What were the challenges you faced as a member of and as president of
Being responsible for conferences was always a huge responsibility. Luckily there were a number of very dedicated people that were so reliable that the work always got done. Putting together the program and attracting workshop speakers seemed to involve everyone. Recruiting and retaining new members was also priority. I tried to visit as many of the chapter meetings as I could so I spent a lot of time on the road. That coupled with my daily work schedule kept me hopping.
What interesting memories do you have of your CAWEE experiences at conferences, meetings, etc.?
Mostly I remember the laughs we had. We all struggled to educate students and employers and to do right by everyone. I think the funniest things were the less than brilliant situations employers got themselves into with working minors. Examples would include having them driving company cars, working outrageous hours, dropping their Workers Comp coverage, etc.
At one Southern Conference in Palm Springs, the Berlin Wall fell and announcing that was a thrill. I was once interviewed for a national morning television show regarding my thoughts on pizza parlors guaranteeing deliveries within 30 minutes. The segment never aired, but I had a
good time with my interview! I loved our CAWEE work in conjunction with the Department of Industrial Relations when we put together a handbook on child labor laws. That was a huge help to CAWEE members and employers. One of the public service activities our Chapter did was to have workshops for employers and those proved to be very powerful because employers got a lot out of it while with very little effort we built strong community relations.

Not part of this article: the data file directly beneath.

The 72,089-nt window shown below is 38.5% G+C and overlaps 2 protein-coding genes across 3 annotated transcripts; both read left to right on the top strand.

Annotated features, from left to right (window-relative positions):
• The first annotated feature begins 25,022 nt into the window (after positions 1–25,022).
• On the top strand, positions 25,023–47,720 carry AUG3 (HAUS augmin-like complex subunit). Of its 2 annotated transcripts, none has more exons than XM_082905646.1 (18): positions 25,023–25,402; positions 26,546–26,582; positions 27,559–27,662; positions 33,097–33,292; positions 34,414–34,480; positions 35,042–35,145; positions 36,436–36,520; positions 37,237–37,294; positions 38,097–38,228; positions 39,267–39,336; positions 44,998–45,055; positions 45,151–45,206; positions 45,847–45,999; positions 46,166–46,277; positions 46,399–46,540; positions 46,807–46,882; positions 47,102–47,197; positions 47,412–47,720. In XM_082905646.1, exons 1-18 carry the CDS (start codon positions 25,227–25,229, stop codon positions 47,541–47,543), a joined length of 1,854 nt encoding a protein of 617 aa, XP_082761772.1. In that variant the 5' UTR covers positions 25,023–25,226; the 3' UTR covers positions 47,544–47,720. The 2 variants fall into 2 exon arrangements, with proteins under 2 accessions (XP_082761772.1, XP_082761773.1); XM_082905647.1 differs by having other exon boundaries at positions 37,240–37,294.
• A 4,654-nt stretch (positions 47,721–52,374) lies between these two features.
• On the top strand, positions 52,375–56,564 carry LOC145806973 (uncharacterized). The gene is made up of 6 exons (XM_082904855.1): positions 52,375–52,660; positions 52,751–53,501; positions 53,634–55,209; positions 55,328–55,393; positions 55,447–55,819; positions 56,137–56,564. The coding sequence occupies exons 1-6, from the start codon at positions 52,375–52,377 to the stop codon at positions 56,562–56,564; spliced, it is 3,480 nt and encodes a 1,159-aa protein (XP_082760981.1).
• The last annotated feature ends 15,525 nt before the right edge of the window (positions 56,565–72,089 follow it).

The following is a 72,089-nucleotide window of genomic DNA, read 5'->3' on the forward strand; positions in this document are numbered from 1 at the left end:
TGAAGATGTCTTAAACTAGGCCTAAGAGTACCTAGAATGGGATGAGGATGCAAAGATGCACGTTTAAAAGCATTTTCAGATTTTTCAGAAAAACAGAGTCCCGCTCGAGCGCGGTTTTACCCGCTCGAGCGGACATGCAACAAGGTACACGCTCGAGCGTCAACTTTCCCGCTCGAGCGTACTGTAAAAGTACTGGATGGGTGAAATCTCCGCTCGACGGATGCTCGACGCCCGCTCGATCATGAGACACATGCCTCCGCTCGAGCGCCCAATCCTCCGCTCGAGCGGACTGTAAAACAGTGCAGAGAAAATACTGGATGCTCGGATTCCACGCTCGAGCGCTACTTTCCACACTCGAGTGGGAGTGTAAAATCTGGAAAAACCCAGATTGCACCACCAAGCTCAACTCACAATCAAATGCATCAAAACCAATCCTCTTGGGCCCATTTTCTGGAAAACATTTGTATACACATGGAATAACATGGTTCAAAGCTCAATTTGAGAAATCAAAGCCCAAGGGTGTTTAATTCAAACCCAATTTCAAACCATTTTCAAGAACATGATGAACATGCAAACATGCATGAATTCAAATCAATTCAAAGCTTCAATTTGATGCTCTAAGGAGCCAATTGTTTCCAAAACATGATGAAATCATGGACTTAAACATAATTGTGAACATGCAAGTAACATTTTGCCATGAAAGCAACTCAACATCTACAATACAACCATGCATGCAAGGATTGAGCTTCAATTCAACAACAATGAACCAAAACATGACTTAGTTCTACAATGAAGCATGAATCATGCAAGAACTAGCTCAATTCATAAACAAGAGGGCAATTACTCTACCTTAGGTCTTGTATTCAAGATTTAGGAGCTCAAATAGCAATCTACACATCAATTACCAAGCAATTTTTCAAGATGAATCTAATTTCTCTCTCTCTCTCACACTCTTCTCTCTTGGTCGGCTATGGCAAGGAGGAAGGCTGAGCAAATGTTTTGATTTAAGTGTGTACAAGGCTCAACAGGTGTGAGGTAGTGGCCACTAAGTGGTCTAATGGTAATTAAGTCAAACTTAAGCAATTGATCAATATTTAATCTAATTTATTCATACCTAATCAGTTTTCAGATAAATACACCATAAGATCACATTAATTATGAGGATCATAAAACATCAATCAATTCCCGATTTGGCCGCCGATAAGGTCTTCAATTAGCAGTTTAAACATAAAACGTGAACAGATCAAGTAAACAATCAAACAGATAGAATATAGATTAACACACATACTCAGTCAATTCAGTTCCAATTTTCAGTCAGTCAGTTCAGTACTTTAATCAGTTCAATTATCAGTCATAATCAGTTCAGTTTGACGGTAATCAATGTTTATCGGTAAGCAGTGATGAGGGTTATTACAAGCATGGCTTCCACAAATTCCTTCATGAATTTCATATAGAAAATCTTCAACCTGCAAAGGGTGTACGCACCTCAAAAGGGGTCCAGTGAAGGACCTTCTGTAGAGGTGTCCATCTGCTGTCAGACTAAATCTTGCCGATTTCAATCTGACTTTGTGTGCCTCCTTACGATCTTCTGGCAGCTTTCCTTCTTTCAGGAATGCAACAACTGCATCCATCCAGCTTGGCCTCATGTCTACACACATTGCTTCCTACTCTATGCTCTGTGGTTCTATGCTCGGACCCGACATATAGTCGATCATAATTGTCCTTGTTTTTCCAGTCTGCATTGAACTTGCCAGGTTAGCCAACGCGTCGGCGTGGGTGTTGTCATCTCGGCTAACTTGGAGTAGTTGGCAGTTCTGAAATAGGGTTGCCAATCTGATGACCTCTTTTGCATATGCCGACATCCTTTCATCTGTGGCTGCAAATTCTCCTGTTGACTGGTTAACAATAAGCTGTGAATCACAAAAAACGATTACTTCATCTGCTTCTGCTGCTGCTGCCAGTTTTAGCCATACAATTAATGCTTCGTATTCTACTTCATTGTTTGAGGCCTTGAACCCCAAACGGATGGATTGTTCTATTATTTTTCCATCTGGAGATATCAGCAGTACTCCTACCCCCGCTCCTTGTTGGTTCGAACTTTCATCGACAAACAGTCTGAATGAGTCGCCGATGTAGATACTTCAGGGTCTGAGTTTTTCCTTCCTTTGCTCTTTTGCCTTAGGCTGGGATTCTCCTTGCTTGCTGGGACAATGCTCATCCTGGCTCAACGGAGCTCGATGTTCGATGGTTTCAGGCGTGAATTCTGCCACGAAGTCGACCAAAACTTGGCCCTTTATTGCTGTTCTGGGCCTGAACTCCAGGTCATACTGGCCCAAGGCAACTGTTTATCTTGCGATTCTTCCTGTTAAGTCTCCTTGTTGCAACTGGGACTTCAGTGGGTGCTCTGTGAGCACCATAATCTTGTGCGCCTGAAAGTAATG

What have you been doing since leaving CAWEE?
One perk of being a Past President, was supposed to be a lifetime membership; so I don’t feel that I ever did leave CAWEE. Of all the jobs I have had, Work Experience was one that I was truly passionate about. Following that I was a grant writer as a TOSA in the district office for 6 years. I left there to become an Assistant Principal and then a high school Principal. About that time I started a doctoral program and completed it when I was a Coordinator of Categorical Programs. My final position in public education was as Director of K-12 Curriculum. Immediately after completing my Ed.D., I was tapped to be an adjunct professor, which I did for about five years before being hired fulltime for the past two years as a Visiting Professor at
the university. I am also a Consultant as owner/CEO in my own company, American Education International, LLC.